CFO Focus: To bitcoin or not to bitcoin…
Understanding digital assets and blockchain will provide credit unions with valuable tools to expand financial services to their communities.
Describing 2020 as “weird” is like saying the distance to the moon is “far.” It does not do it justice. A weird headline that was an attention-grabber in 2020 was the astronomical rise of bitcoin and the overall cryptocurrency market. Bitcoin started 2020 at ~$7,400 and had a market capitalization of ~$134 billion and ended 2020 with a price of ~$29,000 and a market cap of ~$550B. During that time, the overall cryptocurrency market grew from $200 billion to $750 billion. This type of growth conjures up images of the dot-com bubble for many. Furthermore, for Bitcoin, boom and bust cycles are not new. There were “crazy” bull runs in 2017 and 2013, only for the price to come crashing back down.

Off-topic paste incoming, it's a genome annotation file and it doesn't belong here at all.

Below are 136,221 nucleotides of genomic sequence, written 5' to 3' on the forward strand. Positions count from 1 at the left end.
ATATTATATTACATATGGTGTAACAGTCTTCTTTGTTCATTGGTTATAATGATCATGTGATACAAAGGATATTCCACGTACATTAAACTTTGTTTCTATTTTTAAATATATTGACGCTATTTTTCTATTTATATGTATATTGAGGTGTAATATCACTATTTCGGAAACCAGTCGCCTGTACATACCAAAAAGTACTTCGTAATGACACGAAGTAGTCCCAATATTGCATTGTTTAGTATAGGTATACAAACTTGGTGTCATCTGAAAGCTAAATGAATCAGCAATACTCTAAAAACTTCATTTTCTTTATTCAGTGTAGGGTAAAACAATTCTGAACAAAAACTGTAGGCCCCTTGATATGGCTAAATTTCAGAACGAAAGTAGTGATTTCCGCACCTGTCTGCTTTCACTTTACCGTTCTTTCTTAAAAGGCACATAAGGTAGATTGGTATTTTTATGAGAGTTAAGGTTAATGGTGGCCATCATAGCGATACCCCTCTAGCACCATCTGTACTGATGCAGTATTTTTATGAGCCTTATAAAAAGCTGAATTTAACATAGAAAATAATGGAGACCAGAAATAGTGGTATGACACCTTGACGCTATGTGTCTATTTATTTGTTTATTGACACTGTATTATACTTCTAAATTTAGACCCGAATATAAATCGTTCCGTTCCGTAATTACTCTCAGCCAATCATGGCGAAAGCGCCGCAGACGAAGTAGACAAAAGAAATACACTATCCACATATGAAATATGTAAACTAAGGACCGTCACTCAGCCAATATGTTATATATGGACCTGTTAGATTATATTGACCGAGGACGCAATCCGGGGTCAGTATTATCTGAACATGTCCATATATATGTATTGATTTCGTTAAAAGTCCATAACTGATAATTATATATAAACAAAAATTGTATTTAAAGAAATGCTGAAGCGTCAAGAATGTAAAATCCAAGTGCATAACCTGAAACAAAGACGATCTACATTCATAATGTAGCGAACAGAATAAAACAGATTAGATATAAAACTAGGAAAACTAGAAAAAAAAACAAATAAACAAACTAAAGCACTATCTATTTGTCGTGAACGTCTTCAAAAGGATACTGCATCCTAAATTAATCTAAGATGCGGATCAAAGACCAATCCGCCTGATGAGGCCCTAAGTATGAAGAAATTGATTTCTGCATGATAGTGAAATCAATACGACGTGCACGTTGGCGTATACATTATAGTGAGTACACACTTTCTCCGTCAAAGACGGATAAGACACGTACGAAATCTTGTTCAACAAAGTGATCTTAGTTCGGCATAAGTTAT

However, there is something different about this cycle. Corporations, institutional investors and Wall Street firms started adopting or telegraphing plans to get involved in the cryptocurrency market. Even regulatory agencies like the Office of the Comptroller of Currency provided blessings for financial institutions to engage in the growing crypto market. With all this hubbub and a $1.5 trillion market cap, crypto is still confusing to the masses and traditional financial institutions. To understand the potential crypto offers to your financial institution, it is imperative to grasp the basics.
What Is a Cryptocurrency?
To start, what exactly is a cryptocurrency? In simple terms, a cryptocurrency is a digital or virtual currency that is secured by cryptography, which makes it nearly impossible to counterfeit or double-spend. Most cryptocurrencies are decentralized networks that run on blockchain technology. Blockchain technology is the system of record or ledger for cryptocurrencies and uses a network of disparate computers to keep track of information or transactions.
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